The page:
This list of technical writing myths has a decidedly DITA slant; I don’t necessarily like the idea of DITA driving what is and isn’t acceptable practice for technical writing. That being said, I endorse the information provided about myth #4:
4. The Callouts on Graphics Myth
If you want to reuse the same graphic in multiple publications and even multiple languages, it is a good practice not to put callouts in the source file of the graphic itself. Instead, you place your callouts “on top of” your graphic in your text editor (Word) or DTP program (InDesign, FrameMaker, …). This is not supported in DITA. Therefore, if you need to use callouts in graphics, try to use language-independent ones (A, B, C…) in the source file of the graphic and put the explanation of these callouts in a table below the graphic in your DITA XML content. [Yves Barbion]
It’s not just the DITA standard that doesn’t support callouts placed with a document processor’s drawing tools. We have a client for whom we created a custom XML structure for FrameMaker content, and that content contains many graphics with callouts. The client translates the content into multiple languages.
In the previous workflow in unstructured FrameMaker, the client placed the callouts in the anchored frame with FrameMaker’s drawing tools. However, if you do that in a structured FrameMaker workflow and save content out to XML, FrameMaker by default saves each image with added callouts into a new CGM graphic file that no longer has editable callouts. There can’t be complete round-tripping between XML and FrameMaker because the graphics aren’t preserved in this scenario.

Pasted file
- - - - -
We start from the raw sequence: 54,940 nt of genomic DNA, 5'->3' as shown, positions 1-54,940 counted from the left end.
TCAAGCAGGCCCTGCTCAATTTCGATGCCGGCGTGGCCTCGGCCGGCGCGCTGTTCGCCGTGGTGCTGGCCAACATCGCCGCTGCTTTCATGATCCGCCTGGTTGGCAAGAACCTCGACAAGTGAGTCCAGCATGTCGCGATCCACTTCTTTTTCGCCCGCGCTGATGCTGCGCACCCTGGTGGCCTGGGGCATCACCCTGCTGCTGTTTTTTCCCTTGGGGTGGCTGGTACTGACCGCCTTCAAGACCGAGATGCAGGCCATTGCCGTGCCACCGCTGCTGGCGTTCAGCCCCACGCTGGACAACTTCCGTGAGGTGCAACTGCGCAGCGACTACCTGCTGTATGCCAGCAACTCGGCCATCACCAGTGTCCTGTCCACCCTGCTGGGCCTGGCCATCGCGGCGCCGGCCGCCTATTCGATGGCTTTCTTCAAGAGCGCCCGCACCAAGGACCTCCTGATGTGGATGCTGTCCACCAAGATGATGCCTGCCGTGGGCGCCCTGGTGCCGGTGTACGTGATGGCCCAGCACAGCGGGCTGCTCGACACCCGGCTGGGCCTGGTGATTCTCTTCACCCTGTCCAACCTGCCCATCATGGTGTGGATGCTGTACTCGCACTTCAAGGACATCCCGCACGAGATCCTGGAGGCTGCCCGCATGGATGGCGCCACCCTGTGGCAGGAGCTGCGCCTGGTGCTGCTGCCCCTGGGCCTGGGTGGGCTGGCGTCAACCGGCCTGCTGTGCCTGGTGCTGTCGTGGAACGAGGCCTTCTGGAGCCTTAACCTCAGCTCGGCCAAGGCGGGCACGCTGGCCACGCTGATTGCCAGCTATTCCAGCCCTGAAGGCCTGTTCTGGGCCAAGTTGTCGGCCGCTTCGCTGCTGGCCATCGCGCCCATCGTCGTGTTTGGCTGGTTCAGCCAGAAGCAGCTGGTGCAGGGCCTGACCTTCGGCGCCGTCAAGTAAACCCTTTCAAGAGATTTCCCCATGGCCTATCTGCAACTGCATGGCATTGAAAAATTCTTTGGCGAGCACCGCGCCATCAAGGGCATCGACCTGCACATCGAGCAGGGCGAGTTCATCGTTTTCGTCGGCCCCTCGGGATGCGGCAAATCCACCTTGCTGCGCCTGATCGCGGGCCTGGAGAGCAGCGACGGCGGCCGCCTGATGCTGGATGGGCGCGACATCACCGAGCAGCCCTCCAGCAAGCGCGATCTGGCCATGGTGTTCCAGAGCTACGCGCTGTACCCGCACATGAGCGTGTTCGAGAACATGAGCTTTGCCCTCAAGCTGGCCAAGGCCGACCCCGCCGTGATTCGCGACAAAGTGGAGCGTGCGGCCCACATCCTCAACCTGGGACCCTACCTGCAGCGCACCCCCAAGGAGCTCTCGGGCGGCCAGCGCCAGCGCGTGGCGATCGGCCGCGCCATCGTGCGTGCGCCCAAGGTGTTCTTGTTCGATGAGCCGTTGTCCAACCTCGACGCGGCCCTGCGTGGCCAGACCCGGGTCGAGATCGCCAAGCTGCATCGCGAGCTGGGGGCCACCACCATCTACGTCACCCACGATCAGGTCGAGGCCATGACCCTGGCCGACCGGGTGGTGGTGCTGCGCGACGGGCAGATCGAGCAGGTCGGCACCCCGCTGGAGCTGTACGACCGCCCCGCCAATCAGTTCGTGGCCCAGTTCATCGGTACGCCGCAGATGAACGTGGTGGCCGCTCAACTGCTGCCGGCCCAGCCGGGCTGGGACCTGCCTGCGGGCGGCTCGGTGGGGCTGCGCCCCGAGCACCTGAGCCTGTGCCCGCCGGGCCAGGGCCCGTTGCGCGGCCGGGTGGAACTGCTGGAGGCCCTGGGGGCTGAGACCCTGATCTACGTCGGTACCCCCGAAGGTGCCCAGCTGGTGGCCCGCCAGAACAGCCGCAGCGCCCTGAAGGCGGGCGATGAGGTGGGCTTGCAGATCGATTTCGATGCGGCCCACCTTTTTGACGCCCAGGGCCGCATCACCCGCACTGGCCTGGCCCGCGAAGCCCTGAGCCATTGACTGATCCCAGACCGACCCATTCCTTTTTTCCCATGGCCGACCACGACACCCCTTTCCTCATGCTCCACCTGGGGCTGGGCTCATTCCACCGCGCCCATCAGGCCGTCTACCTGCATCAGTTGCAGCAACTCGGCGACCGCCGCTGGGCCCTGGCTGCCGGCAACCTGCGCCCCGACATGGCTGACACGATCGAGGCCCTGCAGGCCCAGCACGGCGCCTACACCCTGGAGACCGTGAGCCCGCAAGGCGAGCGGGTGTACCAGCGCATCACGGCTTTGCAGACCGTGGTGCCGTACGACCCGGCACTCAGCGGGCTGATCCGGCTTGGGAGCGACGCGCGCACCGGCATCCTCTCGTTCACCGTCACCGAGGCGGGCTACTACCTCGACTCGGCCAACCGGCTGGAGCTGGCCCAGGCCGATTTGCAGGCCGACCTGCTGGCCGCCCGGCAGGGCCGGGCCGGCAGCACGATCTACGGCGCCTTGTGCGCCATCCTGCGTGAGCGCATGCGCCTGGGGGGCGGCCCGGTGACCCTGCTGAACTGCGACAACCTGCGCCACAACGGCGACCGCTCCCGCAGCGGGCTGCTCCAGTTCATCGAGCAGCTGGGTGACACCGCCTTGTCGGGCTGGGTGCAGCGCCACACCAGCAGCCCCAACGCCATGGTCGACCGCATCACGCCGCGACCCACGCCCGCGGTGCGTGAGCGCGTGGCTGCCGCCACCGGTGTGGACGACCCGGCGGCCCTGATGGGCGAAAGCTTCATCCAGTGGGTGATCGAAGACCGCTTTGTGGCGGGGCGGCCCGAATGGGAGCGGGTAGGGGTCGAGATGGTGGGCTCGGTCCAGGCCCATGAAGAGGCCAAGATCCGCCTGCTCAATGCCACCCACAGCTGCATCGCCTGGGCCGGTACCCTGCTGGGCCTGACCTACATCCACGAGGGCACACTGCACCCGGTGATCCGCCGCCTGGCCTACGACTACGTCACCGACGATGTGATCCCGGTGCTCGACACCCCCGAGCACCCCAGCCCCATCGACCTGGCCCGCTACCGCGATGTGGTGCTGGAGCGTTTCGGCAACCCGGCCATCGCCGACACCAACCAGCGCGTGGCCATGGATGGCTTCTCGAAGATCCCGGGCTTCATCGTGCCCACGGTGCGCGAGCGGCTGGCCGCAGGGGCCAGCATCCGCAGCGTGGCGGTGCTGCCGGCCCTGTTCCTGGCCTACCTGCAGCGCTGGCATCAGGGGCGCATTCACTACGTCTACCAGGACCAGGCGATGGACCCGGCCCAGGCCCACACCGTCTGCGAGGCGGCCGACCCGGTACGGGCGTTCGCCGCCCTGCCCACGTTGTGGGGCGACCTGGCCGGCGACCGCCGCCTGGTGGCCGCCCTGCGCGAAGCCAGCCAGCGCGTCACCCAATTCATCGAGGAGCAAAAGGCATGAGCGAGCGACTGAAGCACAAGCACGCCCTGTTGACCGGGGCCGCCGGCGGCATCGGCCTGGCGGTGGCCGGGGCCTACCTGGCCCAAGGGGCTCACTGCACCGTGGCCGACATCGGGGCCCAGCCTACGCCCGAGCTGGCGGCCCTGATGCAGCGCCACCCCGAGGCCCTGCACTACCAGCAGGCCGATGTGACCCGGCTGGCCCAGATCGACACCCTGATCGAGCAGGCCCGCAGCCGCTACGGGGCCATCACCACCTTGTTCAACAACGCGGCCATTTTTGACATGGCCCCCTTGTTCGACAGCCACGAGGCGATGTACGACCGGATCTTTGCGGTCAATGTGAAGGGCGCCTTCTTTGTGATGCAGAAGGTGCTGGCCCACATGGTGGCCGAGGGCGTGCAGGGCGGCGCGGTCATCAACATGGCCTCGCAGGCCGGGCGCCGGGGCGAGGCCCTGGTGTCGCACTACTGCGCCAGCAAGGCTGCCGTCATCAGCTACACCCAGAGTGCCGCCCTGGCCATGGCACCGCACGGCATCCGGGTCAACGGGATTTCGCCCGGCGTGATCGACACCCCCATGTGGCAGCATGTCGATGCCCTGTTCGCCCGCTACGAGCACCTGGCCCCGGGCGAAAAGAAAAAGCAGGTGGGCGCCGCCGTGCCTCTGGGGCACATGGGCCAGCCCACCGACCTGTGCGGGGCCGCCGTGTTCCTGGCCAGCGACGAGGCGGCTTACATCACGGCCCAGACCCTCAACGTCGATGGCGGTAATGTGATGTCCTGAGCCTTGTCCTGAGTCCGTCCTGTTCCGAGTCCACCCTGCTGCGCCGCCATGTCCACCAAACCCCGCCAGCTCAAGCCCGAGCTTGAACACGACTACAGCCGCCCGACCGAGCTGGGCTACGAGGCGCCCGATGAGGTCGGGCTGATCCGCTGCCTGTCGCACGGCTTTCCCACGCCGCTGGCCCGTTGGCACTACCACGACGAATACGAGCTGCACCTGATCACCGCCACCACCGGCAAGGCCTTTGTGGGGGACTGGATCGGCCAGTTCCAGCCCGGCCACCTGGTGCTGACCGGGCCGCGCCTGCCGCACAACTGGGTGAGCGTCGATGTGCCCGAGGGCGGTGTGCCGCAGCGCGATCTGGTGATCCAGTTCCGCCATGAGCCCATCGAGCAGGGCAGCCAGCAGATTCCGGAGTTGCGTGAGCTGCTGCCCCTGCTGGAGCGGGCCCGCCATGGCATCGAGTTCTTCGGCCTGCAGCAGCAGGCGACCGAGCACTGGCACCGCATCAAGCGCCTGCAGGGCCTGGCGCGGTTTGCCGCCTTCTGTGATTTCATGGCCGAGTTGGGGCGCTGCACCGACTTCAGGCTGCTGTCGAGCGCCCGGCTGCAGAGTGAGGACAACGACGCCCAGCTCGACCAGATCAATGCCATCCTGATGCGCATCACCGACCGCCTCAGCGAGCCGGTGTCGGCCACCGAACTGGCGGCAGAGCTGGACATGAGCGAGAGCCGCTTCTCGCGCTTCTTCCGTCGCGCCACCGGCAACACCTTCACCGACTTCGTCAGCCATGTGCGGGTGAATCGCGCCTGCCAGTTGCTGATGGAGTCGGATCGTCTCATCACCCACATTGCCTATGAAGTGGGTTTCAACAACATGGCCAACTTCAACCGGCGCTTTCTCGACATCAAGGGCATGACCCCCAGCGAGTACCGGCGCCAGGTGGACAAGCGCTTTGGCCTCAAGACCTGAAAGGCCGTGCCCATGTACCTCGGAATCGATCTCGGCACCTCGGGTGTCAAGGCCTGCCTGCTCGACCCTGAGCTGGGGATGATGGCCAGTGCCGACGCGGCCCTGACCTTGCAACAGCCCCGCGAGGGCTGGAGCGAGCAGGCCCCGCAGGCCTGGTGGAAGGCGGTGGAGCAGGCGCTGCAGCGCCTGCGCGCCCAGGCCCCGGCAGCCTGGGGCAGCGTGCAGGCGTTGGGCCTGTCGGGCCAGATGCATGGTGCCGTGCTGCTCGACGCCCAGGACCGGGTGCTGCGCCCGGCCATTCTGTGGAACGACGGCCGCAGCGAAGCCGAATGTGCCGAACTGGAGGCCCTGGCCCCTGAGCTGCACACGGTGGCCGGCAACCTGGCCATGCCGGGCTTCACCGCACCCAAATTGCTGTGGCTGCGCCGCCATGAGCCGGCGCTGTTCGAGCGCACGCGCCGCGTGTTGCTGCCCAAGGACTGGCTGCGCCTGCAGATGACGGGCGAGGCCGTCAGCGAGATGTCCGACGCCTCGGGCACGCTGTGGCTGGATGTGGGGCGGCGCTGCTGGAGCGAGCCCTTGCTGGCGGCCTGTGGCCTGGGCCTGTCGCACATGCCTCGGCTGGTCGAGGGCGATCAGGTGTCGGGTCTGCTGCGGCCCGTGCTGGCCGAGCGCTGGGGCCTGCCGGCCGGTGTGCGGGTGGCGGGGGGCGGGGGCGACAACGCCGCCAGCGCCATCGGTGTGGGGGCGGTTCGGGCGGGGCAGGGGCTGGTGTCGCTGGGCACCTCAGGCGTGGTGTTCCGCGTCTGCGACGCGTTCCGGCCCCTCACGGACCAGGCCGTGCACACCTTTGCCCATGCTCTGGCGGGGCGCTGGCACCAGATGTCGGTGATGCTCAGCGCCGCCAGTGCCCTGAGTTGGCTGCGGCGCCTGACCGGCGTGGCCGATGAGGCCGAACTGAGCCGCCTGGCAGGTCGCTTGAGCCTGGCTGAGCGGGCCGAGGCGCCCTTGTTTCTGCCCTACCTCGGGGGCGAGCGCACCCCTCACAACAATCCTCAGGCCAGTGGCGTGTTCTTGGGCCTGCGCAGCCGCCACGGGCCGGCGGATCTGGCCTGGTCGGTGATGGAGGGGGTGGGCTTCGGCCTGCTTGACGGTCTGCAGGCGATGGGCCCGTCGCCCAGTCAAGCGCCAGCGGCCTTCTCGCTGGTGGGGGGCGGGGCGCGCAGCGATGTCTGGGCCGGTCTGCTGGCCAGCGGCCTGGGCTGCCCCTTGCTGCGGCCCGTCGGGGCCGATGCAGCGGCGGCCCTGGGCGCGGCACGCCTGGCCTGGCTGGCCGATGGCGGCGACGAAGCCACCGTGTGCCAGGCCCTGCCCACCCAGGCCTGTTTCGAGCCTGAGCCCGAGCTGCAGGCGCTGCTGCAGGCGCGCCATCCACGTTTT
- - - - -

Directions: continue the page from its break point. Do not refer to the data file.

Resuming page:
Therefore, the rule for this client is that an anchored frame can contain just one image file imported by reference. Period. No other text, text frames, or anything. If callouts are necessary, they are included as part of the source graphic; the client adds numbered callouts in Illustrator. A numbered list specifically for explaining those callouts follows the graphic.
The XML generated from FrameMaker points to the image files, and FrameMaker doesn’t need to generate new graphic files to include any callouts added with FrameMaker’s drawing tools. (If the directory containing XML files includes a CGM file that FrameMaker created during export, that usually means there is an anchored frame somewhere that contains something more than just a referenced image file.) Another huge plus: because the callout explanations are part of the text, they are translated without changing the original graphic.
Separating callouts from your images and making them part of the text is smart for any workflow because of localization issues, and it pretty much becomes mandatory when you’re establishing an efficient structured authoring environment (and not just those based on DITA).
P.S. One other thing to think about with graphics in structured authoring environments: if you use XSL to transform your XML into online formats, determine if web-ready graphics (such as PNG files) will work in your print/PDF and online content. If so, you eliminate the need to convert images to formats for online viewing.